Novel NMR tools
Degree of denaturation characterized semi quantitatively:
PFG-NMR is used to better understand protein unfolding and to quantitatively characterize the degree of denaturation and aggregation.
PFG-NMR can distinguish between folded and unfolded states based on their distinct hydrodynamic properties
Real-time pure shift measurements using X-selective BIRD homonuclear decoupling
The applicability of Hα detected spectral approach was probed for proteins to characterize them under physiological conditions.
BIRD-based homo-decoupling applied to uniformly isotope-labeled samples
Cooperation with Dr. Burkhard Luy, Institut für Organische Chemie, Karlsruher Institut für Technologie, Karlsruhe, Germany
Semi-quantitative characterization of invisible intermediate stets of proteins
We detected and characterized different intermediate states by T-dependent NMR of the 15N and 13C/15N labeled (mini)proteins, at different pHs and developed a NMR spectra deconvolution technique to characterize the “invisible” intermediate (I-) state(s), beside the fully folded (F-state) and unfolded (U-) state, all in fast exchange. Using nonlinear fitting we derived both the thermodynamic parameters (DH[F–I], Tm[F–I], DCp[F–I] and DH[I–U], Tm[I–U], DCp[I–U]) and the NMR chemical shifts of the conformers of the multistate unfolding process. During the unfolding of Trp-cage miniprotein distinct intermediates evolve: a fast-exchanging intermediate is present under neutral conditions, whereas a slow-exchanging intermediate-pair emerges at acidic pH. Heteronuclear relaxation studies combined with MD simulations revealed the source of backbone mobility and the nature of structural rearrangements during these transitions. The ability to detect structural and dynamic information about folding intermediates in vitro provides an excellent opportunity to gain new insights into the energetic aspects of the energy landscape of protein folding. Our new experimental data offer exceptional testing ground for further computational simulations.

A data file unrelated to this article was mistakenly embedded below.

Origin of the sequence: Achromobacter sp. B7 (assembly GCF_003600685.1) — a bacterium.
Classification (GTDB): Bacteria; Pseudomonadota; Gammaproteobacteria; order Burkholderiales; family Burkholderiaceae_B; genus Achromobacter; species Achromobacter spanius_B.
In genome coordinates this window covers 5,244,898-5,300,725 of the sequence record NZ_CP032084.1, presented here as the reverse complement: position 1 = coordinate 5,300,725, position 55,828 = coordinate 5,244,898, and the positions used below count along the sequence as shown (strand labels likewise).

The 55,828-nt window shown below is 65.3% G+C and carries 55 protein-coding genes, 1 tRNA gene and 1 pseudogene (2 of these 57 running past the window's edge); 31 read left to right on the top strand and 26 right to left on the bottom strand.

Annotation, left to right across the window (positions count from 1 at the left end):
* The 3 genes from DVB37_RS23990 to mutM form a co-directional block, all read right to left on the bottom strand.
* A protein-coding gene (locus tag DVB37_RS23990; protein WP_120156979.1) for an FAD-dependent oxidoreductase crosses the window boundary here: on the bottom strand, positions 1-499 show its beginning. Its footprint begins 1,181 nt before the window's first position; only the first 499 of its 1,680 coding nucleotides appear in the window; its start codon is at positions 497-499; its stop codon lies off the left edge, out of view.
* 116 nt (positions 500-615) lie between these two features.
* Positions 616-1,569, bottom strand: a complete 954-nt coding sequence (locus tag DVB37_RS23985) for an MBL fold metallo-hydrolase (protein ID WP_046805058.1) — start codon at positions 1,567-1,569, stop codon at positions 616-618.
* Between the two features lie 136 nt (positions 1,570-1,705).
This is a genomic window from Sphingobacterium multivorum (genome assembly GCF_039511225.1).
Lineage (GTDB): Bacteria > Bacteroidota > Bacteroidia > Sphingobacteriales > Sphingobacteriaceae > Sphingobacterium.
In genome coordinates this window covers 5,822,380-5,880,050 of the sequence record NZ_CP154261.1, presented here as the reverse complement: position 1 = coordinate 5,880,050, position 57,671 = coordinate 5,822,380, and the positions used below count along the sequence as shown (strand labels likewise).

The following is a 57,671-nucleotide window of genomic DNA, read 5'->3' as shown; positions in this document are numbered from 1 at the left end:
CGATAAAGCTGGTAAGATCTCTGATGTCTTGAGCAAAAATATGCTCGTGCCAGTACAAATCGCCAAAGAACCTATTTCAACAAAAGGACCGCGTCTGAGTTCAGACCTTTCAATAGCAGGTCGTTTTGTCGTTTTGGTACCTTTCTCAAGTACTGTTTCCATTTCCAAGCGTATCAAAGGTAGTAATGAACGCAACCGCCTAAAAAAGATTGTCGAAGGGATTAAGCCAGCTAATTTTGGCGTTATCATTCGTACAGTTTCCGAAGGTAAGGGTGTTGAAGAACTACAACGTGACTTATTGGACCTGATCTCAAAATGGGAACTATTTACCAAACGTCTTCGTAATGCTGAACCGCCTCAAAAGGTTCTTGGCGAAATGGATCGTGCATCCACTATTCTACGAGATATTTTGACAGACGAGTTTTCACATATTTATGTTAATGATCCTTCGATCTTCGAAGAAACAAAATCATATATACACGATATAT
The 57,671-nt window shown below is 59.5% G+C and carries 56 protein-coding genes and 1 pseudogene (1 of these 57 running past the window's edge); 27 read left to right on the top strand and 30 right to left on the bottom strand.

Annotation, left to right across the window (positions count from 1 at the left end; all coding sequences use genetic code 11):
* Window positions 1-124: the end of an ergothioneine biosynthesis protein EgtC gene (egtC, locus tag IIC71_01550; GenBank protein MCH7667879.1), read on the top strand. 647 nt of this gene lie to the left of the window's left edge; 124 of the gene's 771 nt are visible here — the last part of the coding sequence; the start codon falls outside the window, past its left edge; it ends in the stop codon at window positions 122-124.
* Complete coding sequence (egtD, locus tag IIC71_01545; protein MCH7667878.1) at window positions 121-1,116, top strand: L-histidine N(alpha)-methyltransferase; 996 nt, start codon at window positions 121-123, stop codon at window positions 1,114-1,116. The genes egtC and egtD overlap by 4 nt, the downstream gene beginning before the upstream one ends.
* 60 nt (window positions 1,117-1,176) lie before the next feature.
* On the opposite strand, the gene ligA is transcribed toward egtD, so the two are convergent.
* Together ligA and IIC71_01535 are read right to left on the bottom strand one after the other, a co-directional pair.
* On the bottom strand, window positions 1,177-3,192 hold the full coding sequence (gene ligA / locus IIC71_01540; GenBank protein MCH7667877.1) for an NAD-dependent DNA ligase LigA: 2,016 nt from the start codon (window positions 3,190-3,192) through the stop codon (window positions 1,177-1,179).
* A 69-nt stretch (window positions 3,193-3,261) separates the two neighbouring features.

1H,15N HSQC chemical shift changes upon temperature increase of a miniprotein (color of resonances changes gradually from blue (4 C) to purple (54 C).
NMR data based kinetic simulation and thermodynamics
We have completed a systematical analysis of how temperature, pH, presence of charged residues, but most importantly backbone conformation and dynamics affect isomerization rates as determined by NMR in the case of designed Asn/Asp polypeptide-models. We demonstrate that restricted mobility (such as being part of a secondary structural element) may safeguard against Asn to Asp spontaneous isomerization, but this protective factor is most effective in the case of off-pathway folds which can slow the reaction by several magnitudes compared to their on-pathway counterparts. We show that the geometric descriptors of the initial nucleophilic attack of the isomerization can be used to classify local conformation and contribute to the design of stable protein drugs, antibodies or the assessment of the severity of mutations. We concluded that spontaneous deamidation prompted backbone isomerization of Asn/Asp residues resulting in – most cases – the insertion of an extra methylene group into the backbone poses a threat to the structural integrity of proteins.
Time dependent HPLC and NMR information on the backbone Asn/Asp isomerization of a model system